Customer-to-customer interaction : impact on cruise experience and overall vacation satisfaction

Pao Yue-kong Library Electronic Theses Database

Customer-to-customer interaction : impact on cruise experience and overall vacation satisfaction


Author: Huang, Jue
Title: Customer-to-customer interaction : impact on cruise experience and overall vacation satisfaction
Degree: Ph.D.
Year: 2008
Subject: Hong Kong Polytechnic University -- Dissertations.
Ocean travel -- Evaluation.
Cruise lines -- Management.
Customer relations.
Department: School of Hotel and Tourism Management
Pages: xvi, 421 p. : ill. ; 31 cm.
Language: English
InnoPac Record:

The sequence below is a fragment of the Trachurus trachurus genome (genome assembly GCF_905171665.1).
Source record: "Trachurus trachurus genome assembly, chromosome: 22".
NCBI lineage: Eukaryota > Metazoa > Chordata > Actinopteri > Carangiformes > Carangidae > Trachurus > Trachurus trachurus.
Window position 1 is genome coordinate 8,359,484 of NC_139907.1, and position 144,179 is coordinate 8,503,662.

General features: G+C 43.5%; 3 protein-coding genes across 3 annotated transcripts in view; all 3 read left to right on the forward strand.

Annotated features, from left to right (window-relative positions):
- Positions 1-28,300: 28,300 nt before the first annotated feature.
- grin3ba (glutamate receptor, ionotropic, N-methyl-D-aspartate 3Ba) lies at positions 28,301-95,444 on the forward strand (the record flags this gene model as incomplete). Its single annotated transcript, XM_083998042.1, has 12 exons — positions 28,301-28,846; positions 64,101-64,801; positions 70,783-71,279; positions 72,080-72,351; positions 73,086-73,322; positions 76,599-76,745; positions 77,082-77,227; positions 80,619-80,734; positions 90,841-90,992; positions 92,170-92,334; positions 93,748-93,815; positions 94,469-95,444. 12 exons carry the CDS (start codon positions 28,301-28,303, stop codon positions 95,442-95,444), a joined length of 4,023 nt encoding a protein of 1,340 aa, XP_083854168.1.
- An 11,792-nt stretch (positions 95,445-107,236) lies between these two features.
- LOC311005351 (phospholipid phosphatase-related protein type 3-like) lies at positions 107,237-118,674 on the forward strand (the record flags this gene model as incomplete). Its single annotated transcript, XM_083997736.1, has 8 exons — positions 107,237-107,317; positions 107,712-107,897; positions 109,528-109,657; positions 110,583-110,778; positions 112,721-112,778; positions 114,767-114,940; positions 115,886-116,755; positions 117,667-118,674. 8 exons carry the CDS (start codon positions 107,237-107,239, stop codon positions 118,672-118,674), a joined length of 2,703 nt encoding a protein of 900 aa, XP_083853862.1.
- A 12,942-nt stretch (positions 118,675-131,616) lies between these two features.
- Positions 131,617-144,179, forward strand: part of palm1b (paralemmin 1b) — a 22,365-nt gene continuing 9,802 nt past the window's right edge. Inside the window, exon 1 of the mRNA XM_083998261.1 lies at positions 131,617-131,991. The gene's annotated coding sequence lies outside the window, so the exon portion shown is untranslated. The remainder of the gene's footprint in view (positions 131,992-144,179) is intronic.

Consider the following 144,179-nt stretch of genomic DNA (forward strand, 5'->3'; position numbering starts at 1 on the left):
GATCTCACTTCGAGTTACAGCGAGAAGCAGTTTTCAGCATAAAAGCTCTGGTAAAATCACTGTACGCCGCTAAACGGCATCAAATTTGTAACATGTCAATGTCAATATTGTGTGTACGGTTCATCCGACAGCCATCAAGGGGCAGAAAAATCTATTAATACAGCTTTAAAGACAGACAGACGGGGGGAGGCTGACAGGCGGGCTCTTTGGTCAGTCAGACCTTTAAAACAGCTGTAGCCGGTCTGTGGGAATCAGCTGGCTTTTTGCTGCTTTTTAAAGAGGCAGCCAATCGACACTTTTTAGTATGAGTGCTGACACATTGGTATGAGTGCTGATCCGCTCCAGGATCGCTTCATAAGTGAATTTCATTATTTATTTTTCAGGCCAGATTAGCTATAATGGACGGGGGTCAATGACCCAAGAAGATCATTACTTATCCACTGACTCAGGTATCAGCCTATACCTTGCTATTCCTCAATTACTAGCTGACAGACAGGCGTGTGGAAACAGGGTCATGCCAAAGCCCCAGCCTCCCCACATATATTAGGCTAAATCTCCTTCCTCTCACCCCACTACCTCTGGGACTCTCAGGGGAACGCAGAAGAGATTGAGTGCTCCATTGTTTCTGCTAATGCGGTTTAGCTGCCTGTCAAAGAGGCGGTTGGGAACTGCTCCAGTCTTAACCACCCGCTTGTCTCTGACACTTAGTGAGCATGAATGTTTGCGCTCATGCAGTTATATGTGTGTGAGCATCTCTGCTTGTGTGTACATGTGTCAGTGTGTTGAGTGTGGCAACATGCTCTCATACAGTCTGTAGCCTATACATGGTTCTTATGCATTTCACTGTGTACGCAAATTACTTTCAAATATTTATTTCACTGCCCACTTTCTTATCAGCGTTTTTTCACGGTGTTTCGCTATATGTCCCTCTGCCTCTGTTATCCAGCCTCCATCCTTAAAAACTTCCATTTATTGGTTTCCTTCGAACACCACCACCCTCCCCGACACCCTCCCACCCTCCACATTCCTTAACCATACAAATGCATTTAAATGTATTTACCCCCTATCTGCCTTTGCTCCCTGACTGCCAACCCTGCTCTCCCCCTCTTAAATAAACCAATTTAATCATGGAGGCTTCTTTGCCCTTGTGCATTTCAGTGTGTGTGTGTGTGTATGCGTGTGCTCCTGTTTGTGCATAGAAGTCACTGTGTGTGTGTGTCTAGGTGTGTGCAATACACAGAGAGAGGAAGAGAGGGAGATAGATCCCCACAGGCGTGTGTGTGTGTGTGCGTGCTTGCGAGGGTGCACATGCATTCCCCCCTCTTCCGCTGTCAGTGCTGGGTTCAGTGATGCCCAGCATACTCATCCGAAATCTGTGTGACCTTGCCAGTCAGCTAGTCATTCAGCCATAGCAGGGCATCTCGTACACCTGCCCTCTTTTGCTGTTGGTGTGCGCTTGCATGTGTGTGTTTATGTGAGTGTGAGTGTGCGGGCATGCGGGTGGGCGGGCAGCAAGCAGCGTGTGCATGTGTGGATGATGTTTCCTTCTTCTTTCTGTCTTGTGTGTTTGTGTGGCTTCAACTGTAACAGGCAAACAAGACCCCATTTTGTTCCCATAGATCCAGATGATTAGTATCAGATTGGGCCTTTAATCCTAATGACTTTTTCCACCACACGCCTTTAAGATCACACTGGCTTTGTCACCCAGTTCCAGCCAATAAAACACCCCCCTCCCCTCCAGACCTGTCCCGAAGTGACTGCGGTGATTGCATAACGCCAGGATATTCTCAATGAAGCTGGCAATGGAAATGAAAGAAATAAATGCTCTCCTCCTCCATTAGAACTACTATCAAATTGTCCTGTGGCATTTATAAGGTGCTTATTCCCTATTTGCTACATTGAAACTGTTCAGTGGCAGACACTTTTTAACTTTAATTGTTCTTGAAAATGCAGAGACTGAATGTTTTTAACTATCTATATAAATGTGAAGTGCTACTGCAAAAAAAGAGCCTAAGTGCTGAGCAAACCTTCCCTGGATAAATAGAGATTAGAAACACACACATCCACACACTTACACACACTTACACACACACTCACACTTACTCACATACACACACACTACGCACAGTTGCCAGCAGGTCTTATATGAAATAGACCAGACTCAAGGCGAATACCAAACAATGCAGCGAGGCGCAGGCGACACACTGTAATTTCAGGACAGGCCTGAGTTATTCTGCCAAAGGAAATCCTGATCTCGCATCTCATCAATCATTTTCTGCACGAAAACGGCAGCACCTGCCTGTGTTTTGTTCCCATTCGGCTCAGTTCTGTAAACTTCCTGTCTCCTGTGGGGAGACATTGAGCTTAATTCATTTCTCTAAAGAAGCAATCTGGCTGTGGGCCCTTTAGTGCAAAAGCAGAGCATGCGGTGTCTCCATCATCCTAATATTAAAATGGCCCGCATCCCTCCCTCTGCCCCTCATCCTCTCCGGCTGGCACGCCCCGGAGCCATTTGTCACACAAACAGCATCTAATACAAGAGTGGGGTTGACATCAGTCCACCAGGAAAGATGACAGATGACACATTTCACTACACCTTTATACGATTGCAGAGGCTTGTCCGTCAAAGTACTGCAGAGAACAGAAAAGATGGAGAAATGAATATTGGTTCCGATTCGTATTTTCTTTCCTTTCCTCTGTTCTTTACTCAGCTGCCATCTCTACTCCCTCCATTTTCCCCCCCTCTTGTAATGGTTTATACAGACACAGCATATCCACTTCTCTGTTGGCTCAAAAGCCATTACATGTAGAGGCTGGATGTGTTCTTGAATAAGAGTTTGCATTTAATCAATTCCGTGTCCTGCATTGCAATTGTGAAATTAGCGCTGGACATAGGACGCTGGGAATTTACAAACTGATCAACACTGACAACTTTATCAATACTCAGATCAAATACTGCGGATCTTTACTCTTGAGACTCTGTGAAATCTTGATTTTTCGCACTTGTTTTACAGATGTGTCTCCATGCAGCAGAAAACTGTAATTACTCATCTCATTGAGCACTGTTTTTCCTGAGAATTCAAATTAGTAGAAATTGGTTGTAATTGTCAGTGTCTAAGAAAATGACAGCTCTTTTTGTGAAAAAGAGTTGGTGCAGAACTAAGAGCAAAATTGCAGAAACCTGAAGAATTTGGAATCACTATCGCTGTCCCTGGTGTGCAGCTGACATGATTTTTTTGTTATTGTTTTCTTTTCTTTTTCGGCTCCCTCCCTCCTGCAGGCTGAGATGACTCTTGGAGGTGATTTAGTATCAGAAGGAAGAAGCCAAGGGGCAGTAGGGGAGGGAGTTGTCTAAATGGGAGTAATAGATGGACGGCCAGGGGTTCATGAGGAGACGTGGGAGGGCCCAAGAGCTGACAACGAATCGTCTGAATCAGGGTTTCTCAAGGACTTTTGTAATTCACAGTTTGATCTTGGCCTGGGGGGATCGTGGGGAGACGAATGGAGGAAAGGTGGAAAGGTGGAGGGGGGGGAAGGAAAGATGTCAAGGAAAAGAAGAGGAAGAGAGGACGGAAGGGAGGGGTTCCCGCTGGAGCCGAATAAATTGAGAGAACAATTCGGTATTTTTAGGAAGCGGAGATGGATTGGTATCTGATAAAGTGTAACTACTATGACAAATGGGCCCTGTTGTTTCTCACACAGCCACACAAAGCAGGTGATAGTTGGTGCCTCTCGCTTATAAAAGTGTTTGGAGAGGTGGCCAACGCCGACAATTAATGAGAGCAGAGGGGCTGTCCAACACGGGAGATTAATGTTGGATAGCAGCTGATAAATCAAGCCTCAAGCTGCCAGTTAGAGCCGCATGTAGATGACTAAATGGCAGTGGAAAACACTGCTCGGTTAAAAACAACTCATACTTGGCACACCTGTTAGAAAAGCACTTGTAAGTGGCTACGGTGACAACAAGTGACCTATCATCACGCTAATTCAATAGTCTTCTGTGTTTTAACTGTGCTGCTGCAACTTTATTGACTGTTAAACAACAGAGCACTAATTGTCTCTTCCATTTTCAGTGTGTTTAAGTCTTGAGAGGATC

Abstract: Customer-to-customer (c2c) relationship was one understudied area in the relationship marketing literature (Clark & Martin, 1994). Similarly, in tourism, research on tourists' social encounters mainly focused on the tourist-host and tourist-service personnel relations, while much less was known about the interaction and relationships between tourists themselves. The present study attempted to fill this knowledge gap by investigating c2c interaction on cruise travel and its impact on the cruise experience and overall vacation satisfaction. For this purpose, a research strategy combining qualitative and quantitative methods was adopted in which exploratory qualitative research preceded and informed the more confirmatory quantitative study in the later stage. With an exploratory qualitative method, Study One intended to understand the relevance and significance of the research topic (i.e., c2c interaction on cruise vacation) from the subjective perspectives of the participants. The results indicated that customers from Western countries appeared to have more intensive c2c interaction and embrace it more than Hong Kong Chinese customers. Culture and size of travel companion groups might be the underlying stimuli for the discrepancy in c2c interactional behavior between Western and Chinese customers. Therefore, Study One identified North American cruise customers as the target population for the thesis, because c2c interaction appeared to be a more relevant part of Western travelers' cruise experiences, and North Americans accounted for the majority share of the worldwide cruise market. The objectives of Study Two were twofold. First, through interviews and virtual focus group discussions, Study Two intended to obtain in-depth insights about the research phenomenon as experienced by North American participants. Results of the study showed that participants had diverse levels of interaction with fellow passengers, starting from unilateral impression, through superficial contact, to increasing levels of mutuality (Levinger & Snoek, 1972). The study revealed that positive c2c interaction did contribute to the cruise experience to varying degrees. Apparently, c2c interaction only entailed special meanings when it exceeded the common role script for unacquainted travelers, and bonds were established with particular others. Second, Study Two collected contextualized empirical data for the development of instrument for the key constructs under study, which were used in the ensuing quantitative research. Specifically, themes discovered became dimensions for the constructs and repeated ideas were refined as scale items. Based on literature review, a conceptual model was proposed to guide the hypothesis testing about the relationships between the key constructs, and an instrument was developed based on literature review, in-depth interviews, and virtual focus group discussions. Measurements for two of the key constructs under study (quantity of c2c interaction and cruise experience) were developed following the procedures of measurement development proposed by Churchill (1979). The measurements for other constructs (including quality of c2c interaction, stimulation congruity, and overall vacation satisfaction) were adapted from the literature. A Pilot Study (n = 314) was designed to serve for several purposes. In addition to item purification for the measurements, it tested the feasibility of online questionnaire survey and provided preliminary analysis of a proposed moderating effect of stimulation congruity. The questionnaire was revised based on results of the Pilot Study, and the moderating effect of stimulation congruity was removed from further study. The objectives of the Main Survey were to empirically purify the measurements and test the relationships between the key constructs, formulated as hypotheses. The two aspects of c2c interaction - quantity and quality of interactions - were specified as the predictors in the structural model, and were proposed to have positive and direct effects on customers' cruise experience. They were also proposed to have indirect effect on customers' overall vacation satisfaction, mediated by the cruise experience. The Main Survey was conducted in March 2007, and a total of 613 cases were collected with an American online panel. Quota sampling was used to match the sample with the American cruise market profile reported by Cruise Lines International Association (2006). The data were analyzed with Structural Equation Modeling with maximum likelihood estimation method. However, suppression effects occurred between the two aspects of c2c interaction, as well as between one of the cruise experience dimensions (Self-reflect) and the other experience dimensions. Therefore, quantity of c2c interaction and Self-reflect were removed, and the model was re-estimated. The study confirmed that c2c interaction had direct positive impact on the cruise experience, and indirect positive impact on overall vacation satisfaction as mediated by the cruise experience; and the critical factor that came into play was the quality of interaction. When interpreting the findings of the present study, two cautions should be kept in mind. One concerns the generalizability of the study. The study focused on multi-day cruise vacations, a service context during which fellow customers are likely to engage in extended encounters with highly affective content and are in intimate or personal spatial proximity. Furthermore, American cruise customers were the population under study, while c2c interactional behavior was likely to differ among customers of diverse cultural background. Therefore, the service context and population under study suggested that the findings may not be applicable to other service contexts and cultural groups. The other caution was associated with several problems encountered in Structural Equation Modeling analysis. First, changes in the first-order factor loadings for the quality of interaction construct from the overall measurement model to the structural model may signal for interpretational confounding. Second, two variables (quantity of interaction and Self-reflect) were deleted from the final model due to the occurrence of suppression effects, and this may result in specification error. To view tourism as individual and subjective experience, the active role played by the tourist in the construction of the tourist experience needs to be recognized. Such construction involves interactions between the tourist, other tourists, the host community, and the site (S. Wearing & Wearing, 2001). A combination of social psychological and marketing approaches allowed the present study to focus on one component of the interactive tourist experience, namely interaction between fellow tourists encountered in the tourism space. This resonates with B. Wearing and Wearing's (1996) call for a feminist approach to studying tourist experience, focusing on the social interaction that occurs within the tourist space. The exploratory qualitative studies revealed that interaction with fellow cruise passengers added instrumental as well as expressive values to cruise vacations. It enabled the widening of one's perspective, prompted self-reflection, and developed a meaningful relationship that extended beyond the course of a cruise journey, thereby attesting to B. Wearing and Wearing's (1996) argument that the reality of tourist experience was the interactions that the tourist had within the tourist space, and the meaning that the tourist gave to these interactions. The Main Survey empirically confirmed the impact of c2c interaction on cruise experience and overall vacation satisfaction. Theoretically, the study contributed to existing marketing literature in three areas. First, the strong impact of c2c interaction on customer experience and satisfaction solidified C. L. Martin's (1996) proposal for the construction of a relationship marketing model that explicitly incorporates c2c relations as one component. This means that desirable c2c interaction and relationship represent a further link that could enhance the overall relationship between the customers and the business. Second, the strong predictive power of customer experience on customer satisfaction echoed Otto's (1997) argument for an evaluation of customer satisfaction with experiential services (especially tourism) from an affective experiential perspective, in addition to the traditional objective and attribute-based evaluation (e.g., service quality). Third, the study contributed to extant literature by developing measures of c2c interaction and tourist experience within the context of cruise vacations, which laid the ground for future research. For example, the measurement for c2c interaction could facilitate further empirical studies to examine its antecedents (e.g., social atmospherics) and consequences (e.g., customer loyalty). Practically, the study suggested that cultivating favorable c2c interaction could become a differentiating marketing strategy for businesses. Service providers could actively nurture communion between customers so that it becomes a channel for value creation and also a recognizable component of the service experience, distinguishing a service provider away from its competitors. The impact of c2c interaction on customer experience argued for proactively taking c2c interaction as one component of service experience design, which seeks to engineer memorable customer experience through careful planning of the physical and relational elements in the servicescape (Pullman & Gross, 2004). Purposefully designed activities and techniques could be undertaken to facilitate c2c interactions.